This week was of particular interest to me since I would potentially like to work for housing/campus planning in the future. I started with “Applications of Universal Design to Higher Education Facilities,” by Goldstein. While I at first very excited by reading this excerpt, I quickly became a little disgruntled. As frequently happens, life outside of the classroom and the building it is in were neglected. I was really hoping to read about the Residence Hall environment and what to do to make it accessible. While I have been coming up with ideas regarding this on my own, I am still waiting to see the place that students spend the most time completely neglected (Mind you, some students with disabilities are prevented from living in University housing altogether because of the lack of accessibility of living spaces on-campus). I think that the hall presents many additional things that need to be considered for accessibility. For instance, in relation to the adjustable height furniture discussed in the classroom, beds in the halls should have adjustable heights and staff during opening to assist students in changing the height. Another thing would be to have an adjustable desks and less built-in furniture, to allow flexibility in room layout. I could continue with more ideas I had, but I would exhaust myself (and probably those reading this as well).

The second reading I did was “Oppression, Disability and Access in the Built Environment,” by Rob Imrie. I found his argument to be interesting, but I didn’t exactly feel that I was in agreement. From the beginning, Imrie puts the “blame” on the architect for building buildings to serve one purpose. I found this argument to be leaky for a couple of reason. First, the company/person who hires the architect tells the architect the purpose of the building. They decide how it is going to be used, and then the architect builds to their specifications for use. While I think it would be great for the architect to recommend ideas for usability, it is ultimately decisions left to the person paying for the space to be built who have the decision. I relate a recent experience I had regarding such a decision. I was in a meeting where there was discussion over how new showers were to be built in a residence hall. The question arose as to whether there should be adjustable shower heads (that adjust to different heights) in the new showers. The architects for the project were happy to have adjustable shower heads, as long as that was what the client was looking for. Ultimately, the client decided they wanted to go with a stationary shower head, except for in the “accessible” bathrooms. Because the purchaser of the renovation didn’t feel the shower head height in the other bathrooms was important, the architect went with their preference. (This is not an attempt to say the architect is blameless in these types of situations, as they could advocate harder for using them, but it is ultimately up to the purchaser.)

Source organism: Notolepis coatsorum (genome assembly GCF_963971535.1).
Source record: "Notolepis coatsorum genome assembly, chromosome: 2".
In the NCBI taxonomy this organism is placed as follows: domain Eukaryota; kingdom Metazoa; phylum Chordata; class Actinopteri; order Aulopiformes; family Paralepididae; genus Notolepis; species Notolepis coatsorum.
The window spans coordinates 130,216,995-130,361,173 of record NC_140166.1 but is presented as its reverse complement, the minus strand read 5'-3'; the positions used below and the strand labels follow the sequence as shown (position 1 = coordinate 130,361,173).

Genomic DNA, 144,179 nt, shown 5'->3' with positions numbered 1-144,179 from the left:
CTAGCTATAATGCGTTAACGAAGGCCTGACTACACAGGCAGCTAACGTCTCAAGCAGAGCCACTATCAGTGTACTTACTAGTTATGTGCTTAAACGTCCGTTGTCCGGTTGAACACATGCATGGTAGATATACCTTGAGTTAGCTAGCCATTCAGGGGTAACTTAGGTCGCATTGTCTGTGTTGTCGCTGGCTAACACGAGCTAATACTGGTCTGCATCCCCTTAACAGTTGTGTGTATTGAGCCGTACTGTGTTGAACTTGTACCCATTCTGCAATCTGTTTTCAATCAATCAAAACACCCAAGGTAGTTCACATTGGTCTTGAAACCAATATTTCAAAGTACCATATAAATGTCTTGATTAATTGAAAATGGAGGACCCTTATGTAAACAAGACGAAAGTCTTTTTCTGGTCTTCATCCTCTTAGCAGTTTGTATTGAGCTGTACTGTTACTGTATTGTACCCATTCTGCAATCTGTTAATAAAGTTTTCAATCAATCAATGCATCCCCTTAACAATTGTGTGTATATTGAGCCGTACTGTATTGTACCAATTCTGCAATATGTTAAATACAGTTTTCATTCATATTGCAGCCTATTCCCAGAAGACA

So, if we want to make sure that accessibility is at the forefront of buildings, we should look to change policies that allow for “separate but equal model” as opposed to a more Universally Designed model. When I say this, I, of course, reference the separate facilities for blacks during the beginning of the twentieth century, but isn’t that what we have now for people with disabilities? There has to be an accessible bathroom in newly built buildings, but it doesn’t mean that it is with the other bathrooms or in a place that is easily accessible. There has to be an accessible entrance, but it doesn’t mean that it can’t be in the back of the building when there is an inaccessible entrance prominently in the front. These are separate facilities that both provide access to the building, but do result in treating some as being “out of the norm”… separate, but “equal.” So, if we looked to reform policies about new buildings, lets make it so that accessibility is required for all spaces, not just some of the facilities. If they are building bathrooms, build all of the stalls to be wheelchair accessible (I have yet to meet a person who doesn’t like the extra space.). Rather than blaming people along the design process for not being inclusive, let’s create policies that require it.